Finland set to reject EU taxonomy rules over biomass

Finland has stated that it would oppose the EU taxonomy climate delegated act presented in April, Sweden is expected to align itself. EPA-EFE/JOHANNA GERON / POOL

Finland has come out against the EU’s draft “Taxonomy Climate Delegated Act” saying the proposed classification of biomass under the EU’s green finance rules goes against the country’s national interest.

The EU taxonomy regulation spells out conditions under which economic activities can be considered sustainable, sending a signal to investors about what is green and what is not.

The majority of economic activities, including hydropower and the burning of biomass, were covered in April in a so-called “climate delegated act,” which spells out conditions under which an economic sector can be classified as a “sustainable”, “transition” or “enabling” activity in the fight against climate change.

EU countries are set to vote on the proposal in December and can only approve the text or reject it, voting by a qualified majority.

But in a statement last week (17 November) the Finnish government said it “does not support the adoption of the [climate] delegated act in the current form proposed by the European Commission”.

The main concern for Helsinki is the treatment of forestry and bioenergy under the EU proposal.

“The issue is so firmly a question of national interests that we can’t be a country without a stance in the EU,” explained Annika Saariko, the Finnish finance minister, on 10 November. 

In September, EU countries extended the deadline to scrutinise the proposal. And Finland has come to the conclusion that “some aspects of the technical criteria for forest management are difficult to understand and open to interpretation.”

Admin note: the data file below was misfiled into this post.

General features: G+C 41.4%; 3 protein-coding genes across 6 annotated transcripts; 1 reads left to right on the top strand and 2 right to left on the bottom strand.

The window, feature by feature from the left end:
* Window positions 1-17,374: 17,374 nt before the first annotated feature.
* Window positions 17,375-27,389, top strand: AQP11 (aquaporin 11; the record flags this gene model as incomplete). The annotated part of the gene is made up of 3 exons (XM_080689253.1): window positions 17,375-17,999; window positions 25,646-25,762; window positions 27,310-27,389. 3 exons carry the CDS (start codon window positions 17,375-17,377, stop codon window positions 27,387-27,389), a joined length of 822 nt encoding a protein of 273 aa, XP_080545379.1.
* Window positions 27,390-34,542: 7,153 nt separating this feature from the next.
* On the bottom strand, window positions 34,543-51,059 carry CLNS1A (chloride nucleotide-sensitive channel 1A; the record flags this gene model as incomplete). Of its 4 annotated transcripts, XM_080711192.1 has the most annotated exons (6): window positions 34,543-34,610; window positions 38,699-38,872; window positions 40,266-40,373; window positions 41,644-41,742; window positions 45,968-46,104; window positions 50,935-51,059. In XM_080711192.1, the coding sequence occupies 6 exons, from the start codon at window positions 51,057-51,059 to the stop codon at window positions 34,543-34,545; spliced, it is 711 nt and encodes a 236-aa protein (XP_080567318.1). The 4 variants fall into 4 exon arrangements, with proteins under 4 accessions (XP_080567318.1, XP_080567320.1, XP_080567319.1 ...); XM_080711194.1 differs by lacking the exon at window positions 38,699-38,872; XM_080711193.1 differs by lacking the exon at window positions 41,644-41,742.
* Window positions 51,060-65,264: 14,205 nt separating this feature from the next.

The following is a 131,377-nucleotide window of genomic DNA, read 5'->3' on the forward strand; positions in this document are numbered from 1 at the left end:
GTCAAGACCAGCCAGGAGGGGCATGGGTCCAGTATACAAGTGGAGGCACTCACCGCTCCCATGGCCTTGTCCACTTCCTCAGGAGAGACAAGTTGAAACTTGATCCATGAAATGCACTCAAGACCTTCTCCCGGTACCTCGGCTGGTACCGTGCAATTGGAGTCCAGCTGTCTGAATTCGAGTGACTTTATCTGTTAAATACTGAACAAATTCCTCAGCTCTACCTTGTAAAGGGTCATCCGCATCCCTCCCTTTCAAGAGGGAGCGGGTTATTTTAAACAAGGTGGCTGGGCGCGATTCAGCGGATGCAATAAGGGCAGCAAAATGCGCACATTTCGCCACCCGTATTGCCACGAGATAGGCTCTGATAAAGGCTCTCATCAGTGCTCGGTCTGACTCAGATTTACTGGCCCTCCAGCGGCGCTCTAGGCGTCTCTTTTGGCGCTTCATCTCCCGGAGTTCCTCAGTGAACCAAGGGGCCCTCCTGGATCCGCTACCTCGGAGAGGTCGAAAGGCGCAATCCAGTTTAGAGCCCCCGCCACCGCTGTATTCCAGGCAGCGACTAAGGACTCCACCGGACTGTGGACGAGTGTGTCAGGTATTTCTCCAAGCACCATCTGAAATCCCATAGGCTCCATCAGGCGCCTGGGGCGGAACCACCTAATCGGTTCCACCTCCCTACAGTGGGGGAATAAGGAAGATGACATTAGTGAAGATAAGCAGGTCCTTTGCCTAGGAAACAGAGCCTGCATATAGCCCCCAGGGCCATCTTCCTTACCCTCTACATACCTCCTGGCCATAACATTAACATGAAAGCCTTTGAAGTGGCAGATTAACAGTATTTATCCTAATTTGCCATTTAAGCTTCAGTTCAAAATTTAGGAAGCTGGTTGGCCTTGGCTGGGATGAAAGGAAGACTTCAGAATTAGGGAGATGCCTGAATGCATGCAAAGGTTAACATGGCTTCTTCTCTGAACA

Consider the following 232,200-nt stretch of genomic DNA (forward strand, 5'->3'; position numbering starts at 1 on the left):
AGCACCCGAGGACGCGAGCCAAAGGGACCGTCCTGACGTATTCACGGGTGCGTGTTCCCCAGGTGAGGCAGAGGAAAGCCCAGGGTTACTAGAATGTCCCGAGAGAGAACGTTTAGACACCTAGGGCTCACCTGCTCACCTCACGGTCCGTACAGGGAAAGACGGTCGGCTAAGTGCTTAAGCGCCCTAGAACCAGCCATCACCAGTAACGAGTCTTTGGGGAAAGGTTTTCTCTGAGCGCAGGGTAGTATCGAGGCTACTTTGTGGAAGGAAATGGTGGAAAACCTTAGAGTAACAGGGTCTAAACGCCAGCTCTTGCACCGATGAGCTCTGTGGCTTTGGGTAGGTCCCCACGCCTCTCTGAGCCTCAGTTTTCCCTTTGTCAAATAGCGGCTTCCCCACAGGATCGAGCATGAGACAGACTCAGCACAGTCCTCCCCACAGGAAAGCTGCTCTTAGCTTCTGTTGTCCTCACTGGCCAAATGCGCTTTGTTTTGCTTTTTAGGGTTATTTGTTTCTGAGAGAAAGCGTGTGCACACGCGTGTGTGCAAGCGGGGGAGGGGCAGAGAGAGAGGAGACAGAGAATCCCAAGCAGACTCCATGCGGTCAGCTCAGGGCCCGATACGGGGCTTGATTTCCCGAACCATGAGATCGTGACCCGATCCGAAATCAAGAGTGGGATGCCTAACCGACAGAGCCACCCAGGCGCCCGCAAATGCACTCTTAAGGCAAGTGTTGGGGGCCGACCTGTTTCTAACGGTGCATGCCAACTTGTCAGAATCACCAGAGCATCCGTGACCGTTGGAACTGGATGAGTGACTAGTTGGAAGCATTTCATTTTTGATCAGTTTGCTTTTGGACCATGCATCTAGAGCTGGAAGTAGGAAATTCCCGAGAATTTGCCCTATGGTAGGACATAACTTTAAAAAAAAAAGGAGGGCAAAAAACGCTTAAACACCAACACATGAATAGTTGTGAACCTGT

Under the proposal, “forestry would be excluded from the taxonomy, which would make it more difficult to access funding for forestry investments,” reads the statement by the Finnish government.

For Finland, where forestry makes up about 20% of the country’s exports, the proposal would enhance obligations to monitor climate sustainability of forest use, which “would only increase bureaucracy, and we can’t be certain that it would help to combat climate change,” said Saariko.

In the Autumn, a majority of lawmakers in the European Parliament already cleared the Commission’s proposed climate delegated act after several attempts to reject the proposal were defeated.

“We are drafting the new grammar of financial markets,” stated leading French MEP Pascal Canfin on 6 October, following the final vote in parliament.

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Old alliances

The Swedish government is expected to align itself with the Finnish position as its national forestry industry is similarly important and the two countries lobbied jointly to weigh on the EU’s first delegated act.

Finland may also be seeking to revive the nine-country alliance of March of 2021, which urged the EU to recognise “the crucial role of bioenergy in member states’ energy-mix”.

“All forms of solid, gaseous and liquid bioenergy fuels that are sustainable under the Renewable Energy Directive must be declared long-term sustainable energy sources,” said the letter signed by Czechia, Estonia, Finland, Hungary, Latvia, Lithuania, Slovakia, Slovenia, Sweden, and Poland.

The Swedish forestry industry association has criticised the circular economy criteria laid down in the taxonomy. 

“The suggested criteria in the draft report give advantages to member states with less natural resources and larger population, and consequently disadvantages to member states such as Sweden, that have abundant natural resources and less population,” explained Kai-Yee Thim, director of products and safety at the Swedish Forest Industries association.

Finland and Sweden would have to gather support form 13 other EU states accounting for 65% of the total EU population in order to block the proposed delegated act.

LEAK: EU taxonomy draft leaves bioenergy and forestry off the hook

The European Commission has decided to leave out agriculture but kept controversial criteria for bioenergy and forestry in the first batch of proposed implementing rules due to be presented on Wednesday (21 April) as part of the EU’s green finance taxonomy, EURACTIV has learned.

[Edited by Frédéric Simon]

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